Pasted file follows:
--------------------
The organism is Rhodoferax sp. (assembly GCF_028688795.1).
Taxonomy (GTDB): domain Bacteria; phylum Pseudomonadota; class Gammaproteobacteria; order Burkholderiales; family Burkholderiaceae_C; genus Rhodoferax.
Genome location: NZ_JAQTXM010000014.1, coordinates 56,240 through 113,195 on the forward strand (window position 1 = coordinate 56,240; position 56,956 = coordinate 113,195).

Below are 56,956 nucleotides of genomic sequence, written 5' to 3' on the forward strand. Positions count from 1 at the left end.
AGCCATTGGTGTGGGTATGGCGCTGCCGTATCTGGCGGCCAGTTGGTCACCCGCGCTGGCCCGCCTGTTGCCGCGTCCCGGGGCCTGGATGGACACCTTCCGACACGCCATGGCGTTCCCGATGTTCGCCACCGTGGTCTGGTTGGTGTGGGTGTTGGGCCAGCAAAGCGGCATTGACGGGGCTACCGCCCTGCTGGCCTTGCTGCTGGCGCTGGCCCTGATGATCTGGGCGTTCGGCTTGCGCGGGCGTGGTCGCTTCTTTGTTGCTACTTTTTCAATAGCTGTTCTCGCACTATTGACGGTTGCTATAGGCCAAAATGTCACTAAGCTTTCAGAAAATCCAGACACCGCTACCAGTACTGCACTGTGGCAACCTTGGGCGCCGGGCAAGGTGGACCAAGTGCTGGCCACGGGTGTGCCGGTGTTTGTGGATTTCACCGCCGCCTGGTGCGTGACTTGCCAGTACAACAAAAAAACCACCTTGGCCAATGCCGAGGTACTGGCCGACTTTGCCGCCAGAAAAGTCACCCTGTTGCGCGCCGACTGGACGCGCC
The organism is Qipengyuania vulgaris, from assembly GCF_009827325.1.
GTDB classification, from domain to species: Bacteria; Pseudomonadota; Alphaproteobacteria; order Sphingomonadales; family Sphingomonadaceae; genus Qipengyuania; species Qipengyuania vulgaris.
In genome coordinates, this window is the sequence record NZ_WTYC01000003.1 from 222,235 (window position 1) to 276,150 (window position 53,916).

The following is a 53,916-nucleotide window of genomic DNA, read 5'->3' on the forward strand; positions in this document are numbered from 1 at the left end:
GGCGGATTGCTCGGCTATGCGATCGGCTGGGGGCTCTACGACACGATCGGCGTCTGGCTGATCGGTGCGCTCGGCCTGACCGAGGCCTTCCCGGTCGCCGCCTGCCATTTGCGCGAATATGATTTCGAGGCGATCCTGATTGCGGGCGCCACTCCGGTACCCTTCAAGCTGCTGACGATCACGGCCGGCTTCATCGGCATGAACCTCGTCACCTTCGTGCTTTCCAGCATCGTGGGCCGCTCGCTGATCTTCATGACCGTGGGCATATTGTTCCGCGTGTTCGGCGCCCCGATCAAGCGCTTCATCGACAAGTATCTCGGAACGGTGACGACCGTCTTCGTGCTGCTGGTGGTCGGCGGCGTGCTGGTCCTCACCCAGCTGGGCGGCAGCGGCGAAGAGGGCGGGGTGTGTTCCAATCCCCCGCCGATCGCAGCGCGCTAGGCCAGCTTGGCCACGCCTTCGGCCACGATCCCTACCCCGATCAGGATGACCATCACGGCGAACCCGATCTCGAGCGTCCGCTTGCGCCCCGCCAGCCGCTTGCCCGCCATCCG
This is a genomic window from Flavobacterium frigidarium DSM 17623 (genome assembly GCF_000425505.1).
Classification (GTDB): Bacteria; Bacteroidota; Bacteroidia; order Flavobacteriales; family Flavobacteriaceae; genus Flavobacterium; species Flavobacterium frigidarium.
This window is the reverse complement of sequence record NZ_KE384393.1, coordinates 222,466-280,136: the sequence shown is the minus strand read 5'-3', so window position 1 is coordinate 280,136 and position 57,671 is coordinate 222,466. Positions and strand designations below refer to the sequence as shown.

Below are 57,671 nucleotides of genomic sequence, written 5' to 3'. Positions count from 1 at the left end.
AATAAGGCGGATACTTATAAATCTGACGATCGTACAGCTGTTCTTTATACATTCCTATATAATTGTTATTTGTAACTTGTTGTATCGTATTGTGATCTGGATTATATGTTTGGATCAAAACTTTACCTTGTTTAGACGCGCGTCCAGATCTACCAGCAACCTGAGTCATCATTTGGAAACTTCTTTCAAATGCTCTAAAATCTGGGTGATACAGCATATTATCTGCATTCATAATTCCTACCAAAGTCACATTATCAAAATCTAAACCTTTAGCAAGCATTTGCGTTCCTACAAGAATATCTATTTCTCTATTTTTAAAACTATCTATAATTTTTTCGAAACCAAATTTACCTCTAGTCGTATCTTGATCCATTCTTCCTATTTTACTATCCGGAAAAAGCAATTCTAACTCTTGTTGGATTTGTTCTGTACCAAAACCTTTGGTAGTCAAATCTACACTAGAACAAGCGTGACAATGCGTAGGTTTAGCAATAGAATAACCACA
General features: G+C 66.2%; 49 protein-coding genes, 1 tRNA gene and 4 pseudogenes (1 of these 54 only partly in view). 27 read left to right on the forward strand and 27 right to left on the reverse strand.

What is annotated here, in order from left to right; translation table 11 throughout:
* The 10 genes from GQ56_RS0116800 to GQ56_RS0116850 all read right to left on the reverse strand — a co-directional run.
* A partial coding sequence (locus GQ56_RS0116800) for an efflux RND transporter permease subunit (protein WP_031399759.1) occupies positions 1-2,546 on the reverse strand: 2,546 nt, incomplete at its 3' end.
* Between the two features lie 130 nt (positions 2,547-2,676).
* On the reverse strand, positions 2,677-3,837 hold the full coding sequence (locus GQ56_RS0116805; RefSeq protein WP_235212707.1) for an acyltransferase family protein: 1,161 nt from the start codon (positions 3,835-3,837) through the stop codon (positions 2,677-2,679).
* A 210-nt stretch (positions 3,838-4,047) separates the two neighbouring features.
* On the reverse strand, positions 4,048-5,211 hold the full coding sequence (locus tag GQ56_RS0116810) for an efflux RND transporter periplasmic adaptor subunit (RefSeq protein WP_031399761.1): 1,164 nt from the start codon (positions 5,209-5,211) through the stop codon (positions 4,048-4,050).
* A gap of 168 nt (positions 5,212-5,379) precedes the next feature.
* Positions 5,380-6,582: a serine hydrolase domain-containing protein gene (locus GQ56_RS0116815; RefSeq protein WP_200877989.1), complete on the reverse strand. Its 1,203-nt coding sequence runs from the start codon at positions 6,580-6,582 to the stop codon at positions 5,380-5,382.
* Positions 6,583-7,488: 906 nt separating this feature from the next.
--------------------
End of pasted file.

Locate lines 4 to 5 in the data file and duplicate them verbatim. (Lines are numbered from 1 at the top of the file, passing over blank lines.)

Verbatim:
Below are 56,956 nucleotides of genomic sequence, written 5' to 3' on the forward strand. Positions count from 1 at the left end.
AGCCATTGGTGTGGGTATGGCGCTGCCGTATCTGGCGGCCAGTTGGTCACCCGCGCTGGCCCGCCTGTTGCCGCGTCCCGGGGCCTGGATGGACACCTTCCGACACGCCATGGCGTTCCCGATGTTCGCCACCGTGGTCTGGTTGGTGTGGGTGTTGGGCCAGCAAAGCGGCATTGACGGGGCTACCGCCCTGCTGGCCTTGCTGCTGGCGCTGGCCCTGATGATCTGGGCGTTCGGCTTGCGCGGGCGTGGTCGCTTCTTTGTTGCTACTTTTTCAATAGCTGTTCTCGCACTATTGACGGTTGCTATAGGCCAAAATGTCACTAAGCTTTCAGAAAATCCAGACACCGCTACCAGTACTGCACTGTGGCAACCTTGGGCGCCGGGCAAGGTGGACCAAGTGCTGGCCACGGGTGTGCCGGTGTTTGTGGATTTCACCGCCGCCTGGTGCGTGACTTGCCAGTACAACAAAAAAACCACCTTGGCCAATGCCGAGGTACTGGCCGACTTTGCCGCCAGAAAAGTCACCCTGTTGCGCGCCGACTGGACGCGCC